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AMD CPUs + Gaming... Any Issues?

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October 3, 2010 5:35:39 AM

It's a noob question. I've only ever owned Intel computers, to my shame. I'm trying to find out how stable they are in comparison to Intel chips because I've been reading around (for weeks, literally). I've come across a few things, such as some games refusing to run without an Intel chip (read this about Diablo :-/), and a more recent issue with Dragon Age: Origins where the game's FPS and loading times were atrocious do to the chip's architecture. I'm just wondering, any AMD CPU owners, could you fill me in honestly, tell me if you've had issues with any games, old or new. The only old games I would think to play again would be the Baldur's Gate series, Vampire the Masquerade (Redemption or Bloodlines, I like them both) and perhaps the Civ games when I can tolerate the godforsaken cheating AI...

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October 3, 2010 5:40:56 AM

jwburks1976 said:
It's a noob question. I've only ever owned Intel computers, to my shame. I'm trying to find out how stable they are in comparison to Intel chips because I've been reading around (for weeks, literally). I've come across a few things, such as some games refusing to run without an Intel chip (read this about Diablo :-/), and a more recent issue with Dragon Age: Origins where the game's FPS and loading times were atrocious do to the chip's architecture. I'm just wondering, any AMD CPU owners, could you fill me in honestly, tell me if you've had issues with any games, old or new. The only old games I would think to play again would be the Baldur's Gate series, Vampire the Masquerade (Redemption or Bloodlines, I like them both) and perhaps the Civ games when I can tolerate the godforsaken cheating AI...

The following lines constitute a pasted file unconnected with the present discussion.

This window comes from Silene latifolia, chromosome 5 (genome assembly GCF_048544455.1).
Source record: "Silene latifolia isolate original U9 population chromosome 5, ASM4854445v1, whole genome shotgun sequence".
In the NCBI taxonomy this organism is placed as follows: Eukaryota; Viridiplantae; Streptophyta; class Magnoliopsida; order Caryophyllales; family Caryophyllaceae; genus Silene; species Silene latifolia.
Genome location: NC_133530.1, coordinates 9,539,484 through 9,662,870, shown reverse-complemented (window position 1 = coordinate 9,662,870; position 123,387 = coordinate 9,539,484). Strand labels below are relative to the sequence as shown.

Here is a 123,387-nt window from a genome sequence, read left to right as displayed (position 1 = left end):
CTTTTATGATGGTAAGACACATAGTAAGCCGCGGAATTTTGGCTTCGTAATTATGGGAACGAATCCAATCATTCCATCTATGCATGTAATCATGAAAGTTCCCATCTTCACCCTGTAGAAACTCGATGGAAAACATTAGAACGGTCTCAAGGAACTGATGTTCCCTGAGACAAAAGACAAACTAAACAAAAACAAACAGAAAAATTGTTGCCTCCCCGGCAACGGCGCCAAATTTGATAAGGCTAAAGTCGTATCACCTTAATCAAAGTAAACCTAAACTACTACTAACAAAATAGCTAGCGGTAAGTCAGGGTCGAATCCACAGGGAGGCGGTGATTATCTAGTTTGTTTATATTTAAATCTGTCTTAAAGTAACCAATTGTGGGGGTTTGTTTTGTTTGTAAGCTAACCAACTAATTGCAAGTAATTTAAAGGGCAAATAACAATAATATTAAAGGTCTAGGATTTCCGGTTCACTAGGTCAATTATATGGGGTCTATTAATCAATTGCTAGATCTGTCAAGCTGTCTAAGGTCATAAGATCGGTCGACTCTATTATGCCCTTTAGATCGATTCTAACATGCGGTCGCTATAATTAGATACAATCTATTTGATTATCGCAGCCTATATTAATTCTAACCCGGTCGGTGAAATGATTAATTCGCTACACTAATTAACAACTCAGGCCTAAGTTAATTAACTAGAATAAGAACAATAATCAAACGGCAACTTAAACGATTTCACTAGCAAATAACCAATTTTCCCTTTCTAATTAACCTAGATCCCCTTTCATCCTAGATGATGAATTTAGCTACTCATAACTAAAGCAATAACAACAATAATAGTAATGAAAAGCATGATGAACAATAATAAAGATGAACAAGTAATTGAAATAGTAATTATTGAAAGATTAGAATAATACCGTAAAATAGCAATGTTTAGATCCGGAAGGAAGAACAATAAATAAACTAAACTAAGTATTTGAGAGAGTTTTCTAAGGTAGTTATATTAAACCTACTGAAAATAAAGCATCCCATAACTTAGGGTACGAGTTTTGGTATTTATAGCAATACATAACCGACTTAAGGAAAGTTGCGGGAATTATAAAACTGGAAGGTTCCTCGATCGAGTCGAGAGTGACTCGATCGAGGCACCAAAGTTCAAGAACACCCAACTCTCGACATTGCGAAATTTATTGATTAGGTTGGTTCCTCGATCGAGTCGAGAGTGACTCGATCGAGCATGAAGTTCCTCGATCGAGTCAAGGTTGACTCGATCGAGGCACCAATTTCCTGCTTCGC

All my older games work perfectly fine on my Athlon X4. Intel and AMD chips both have their strenghts and weaknesses and some things run better on one brand than the other. But not so much that its unplayable on the other.
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October 3, 2010 5:51:10 AM

I can't imagine a CPU having any appreciable impact on loading times given that it spends 95% of its clock cycles waiting for the HDD to find the data.
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October 3, 2010 6:14:24 AM

Oh yes, if you buy an older Phenom and have the TLB patch applied in your BIOS (any new BIOS probably will have it) you may have severely degraded performance. This was a stupid move to prevent an error that only occurred under particular workloads but which was hyped up as the biggest CPU problem in the last decade. The fix corrected the original problem (the one which you would probably never run into unless in an Enterprise environment) but sacrificed performance across the board.

Then came Phenom II, and all was well with the world. No overhyped TLB bugs, no stupid patches. Of course it's still riddled with bugs of other kinds, but so are Intel's chips. Both manufacturers publish documents showing all the known bugs, and there are hundreds of them, but most can only be triggered in specific conditions under extreme lab testing. The few that may be reproduced by the user are often worked around by BIOS or OS patches.
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